This charming tale remains a perennial children's favorite. After all, what child wouldn't enjoy a story about animals all piled happily in a boat together, "two by two"? Christians uncritically accept this story of the "nice" man and his ark and all the animals as an example of their god's loving protection.
Study questions for Noah's Ark:
1. Why did God tell Noah to build an ark?
2. What did God plan to do? Why?
3. How does the Bible tell us Noah felt when he heard about God's plans for the rest of the people on earth?
About.com provides a helpful synopsis of the story beginning with this line which gets straight to the heart of the matter:
"God saw how great wickedness had become and decided to wipe mankind from the face of the earth." (emphasis mine)
Bible literalists believe that the Noah story is an account of a mass extinction of humanity by their god. The casual way that this global genocide is mentioned in the statement above (and in the Bible story itself) is an example of the way that Christian belief can warp normal human empathy and deaden human awareness of how cruel and immoral mass murder actually is, not to mention the gross injustice of global genocide committed by a violent god angry with a few "sinners". Christianists will tell you that the Noah story is about their god's merciful and protective nature. The immorality of the story and of the god character's behavior in it seems to be totally lost on them.
God decided to "wipe" humanity from the face of the earth because of the "great wickedness" he saw. Even if every adult on the planet was a wicked "sinner", little children and babies did not take part in that "great wickedness", yet the god in the story wiped out all of humanity including innocents. This is the justice of the all-loving, omniscient and omnipotent Biblical god: it does not use its omnipotence to change humanity to behave as it demands, thus solving the problem without bloodshed. No, instead it creates a species which is inherently prone to behavior which angers the god, and then the god punishes its "beloved" creatures mercilessly.
Another notable thing about the Noah story is that marked and chilling casual disregard of the writers, main characters (and later of those retelling the story - see Sunday school version above) toward the fate of the rest of humanity. Not once does Noah (or his family members) express any dismay over the horrible fate about to befall their neighbors. This sociopathy is considered righteous and good in the perverted and upside-down "morality" of Bible-believing Christians.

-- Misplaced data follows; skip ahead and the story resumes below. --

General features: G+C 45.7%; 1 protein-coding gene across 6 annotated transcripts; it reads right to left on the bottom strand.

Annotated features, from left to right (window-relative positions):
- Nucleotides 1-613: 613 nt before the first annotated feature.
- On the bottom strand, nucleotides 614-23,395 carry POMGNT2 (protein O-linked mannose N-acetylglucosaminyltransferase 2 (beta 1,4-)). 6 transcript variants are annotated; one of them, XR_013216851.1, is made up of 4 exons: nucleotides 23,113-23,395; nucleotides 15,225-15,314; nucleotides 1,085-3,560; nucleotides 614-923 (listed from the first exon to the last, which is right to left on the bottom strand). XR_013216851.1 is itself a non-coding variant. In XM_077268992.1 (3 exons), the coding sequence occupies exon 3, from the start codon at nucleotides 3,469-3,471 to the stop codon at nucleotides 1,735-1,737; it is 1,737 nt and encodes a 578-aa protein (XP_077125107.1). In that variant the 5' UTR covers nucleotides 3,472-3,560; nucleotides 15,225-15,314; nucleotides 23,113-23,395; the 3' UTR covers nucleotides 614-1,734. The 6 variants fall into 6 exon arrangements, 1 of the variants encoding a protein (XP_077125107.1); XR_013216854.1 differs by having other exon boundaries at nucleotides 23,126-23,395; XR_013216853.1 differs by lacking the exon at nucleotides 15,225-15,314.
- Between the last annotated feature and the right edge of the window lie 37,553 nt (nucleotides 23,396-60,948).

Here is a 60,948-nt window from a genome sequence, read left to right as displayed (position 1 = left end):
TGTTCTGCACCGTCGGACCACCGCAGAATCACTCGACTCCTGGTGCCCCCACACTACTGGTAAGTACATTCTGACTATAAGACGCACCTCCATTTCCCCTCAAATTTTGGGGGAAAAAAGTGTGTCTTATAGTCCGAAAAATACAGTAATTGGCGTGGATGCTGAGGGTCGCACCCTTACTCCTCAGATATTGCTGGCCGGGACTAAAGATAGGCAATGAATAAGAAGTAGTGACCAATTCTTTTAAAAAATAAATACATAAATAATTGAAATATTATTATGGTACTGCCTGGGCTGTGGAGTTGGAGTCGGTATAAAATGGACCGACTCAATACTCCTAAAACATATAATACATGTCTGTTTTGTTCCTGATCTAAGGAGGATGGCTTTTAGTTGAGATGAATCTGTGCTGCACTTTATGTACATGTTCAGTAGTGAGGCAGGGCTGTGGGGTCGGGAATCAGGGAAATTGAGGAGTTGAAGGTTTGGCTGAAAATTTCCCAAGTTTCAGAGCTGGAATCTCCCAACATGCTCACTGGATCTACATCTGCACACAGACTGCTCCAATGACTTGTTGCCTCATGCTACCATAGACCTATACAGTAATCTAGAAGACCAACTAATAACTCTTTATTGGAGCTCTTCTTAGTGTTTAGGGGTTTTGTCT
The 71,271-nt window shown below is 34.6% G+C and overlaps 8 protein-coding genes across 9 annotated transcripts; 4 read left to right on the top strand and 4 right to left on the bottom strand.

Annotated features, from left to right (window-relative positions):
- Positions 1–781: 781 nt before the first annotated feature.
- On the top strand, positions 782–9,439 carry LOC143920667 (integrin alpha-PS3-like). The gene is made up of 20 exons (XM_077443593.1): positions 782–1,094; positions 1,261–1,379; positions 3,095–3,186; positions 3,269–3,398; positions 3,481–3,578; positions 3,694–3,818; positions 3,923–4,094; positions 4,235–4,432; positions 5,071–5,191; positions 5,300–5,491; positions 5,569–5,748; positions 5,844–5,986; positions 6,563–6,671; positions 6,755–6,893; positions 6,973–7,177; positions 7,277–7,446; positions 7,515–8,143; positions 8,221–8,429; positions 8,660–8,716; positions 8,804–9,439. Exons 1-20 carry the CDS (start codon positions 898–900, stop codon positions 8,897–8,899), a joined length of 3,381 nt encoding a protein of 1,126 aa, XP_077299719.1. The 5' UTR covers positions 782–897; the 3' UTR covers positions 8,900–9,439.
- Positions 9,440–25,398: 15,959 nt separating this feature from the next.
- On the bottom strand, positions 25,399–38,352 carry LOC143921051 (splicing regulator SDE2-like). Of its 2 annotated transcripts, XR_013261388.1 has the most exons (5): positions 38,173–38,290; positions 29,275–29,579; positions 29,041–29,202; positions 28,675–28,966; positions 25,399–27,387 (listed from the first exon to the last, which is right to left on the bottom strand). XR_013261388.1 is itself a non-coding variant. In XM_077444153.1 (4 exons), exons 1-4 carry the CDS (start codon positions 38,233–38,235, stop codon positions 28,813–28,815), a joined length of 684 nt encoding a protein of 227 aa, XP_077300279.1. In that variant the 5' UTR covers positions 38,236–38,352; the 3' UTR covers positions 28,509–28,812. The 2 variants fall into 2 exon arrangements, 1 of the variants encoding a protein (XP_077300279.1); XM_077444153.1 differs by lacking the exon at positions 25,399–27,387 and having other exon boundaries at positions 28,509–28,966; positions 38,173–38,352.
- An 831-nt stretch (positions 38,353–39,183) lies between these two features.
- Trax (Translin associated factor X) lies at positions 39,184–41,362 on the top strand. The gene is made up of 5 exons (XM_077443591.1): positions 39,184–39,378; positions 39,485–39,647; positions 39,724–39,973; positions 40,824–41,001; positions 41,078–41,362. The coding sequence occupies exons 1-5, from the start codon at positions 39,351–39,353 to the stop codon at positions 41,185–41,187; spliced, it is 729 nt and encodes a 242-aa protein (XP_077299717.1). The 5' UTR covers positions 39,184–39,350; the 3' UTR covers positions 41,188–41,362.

Thankfully, the Noah's story is, of course, just a myth. Flood stories abound in the mythologies of countless ancient peoples and the Bible version of it is neither unique nor special in any way. The only thing that makes the Bible version so well known is that it is the version believed by the dominant cultural group in the western world. Modern geological and archeological research has proven beyond doubt that the Biblical account of the entire world covered in flood waters is false. Nevertheless, young earth creationists persist in peddling pseudo-science called "flood geology" where - in direct opposition to the proper scientific method - religionists posing as scientists look for and interpret "evidence" to fit the Bible narrative. Any evidence that does not fit into the narrative is denied or attributed to scientific (or even Satanic) trickery.
The Noah's Ark story serves two purposes for fundamentalists. First, it establishes the Christian perspective on genocide, wanton cruelty and gross injustice - turning every normal, socially adaptive and moral human feeling on its head by teaching believers - usually starting in early childhood - that violence and murder are acceptable and righteous in the name of their god. Second, it forms a narrative for the Christianist attacks on science and education, which is a necessary prerequisite for an authoritarian theocratic society to become established.
Class review: The Noah's Ark story is summed up quite well by a commenter on the FTB Pharyngula:
"The classic story of glorifying death is the Big Boat event.
They tell that to children because it is so cute. It has a Big Boat and animals and stuff.
It’s a story about the invention of genocide. A Sky Monster kills all humans but 8 and destroys the world. This was supposed to teach people a lesson. It also didn’t work. The Sky Monster had a plan B though, which involved sending himself down to be killed. That didn’t work either. Plan C is to show up someday and kill everyone again.
The Sky Monster’s kludgy fixes usually end up with a lot of dead people."
Raven, on Pharyngula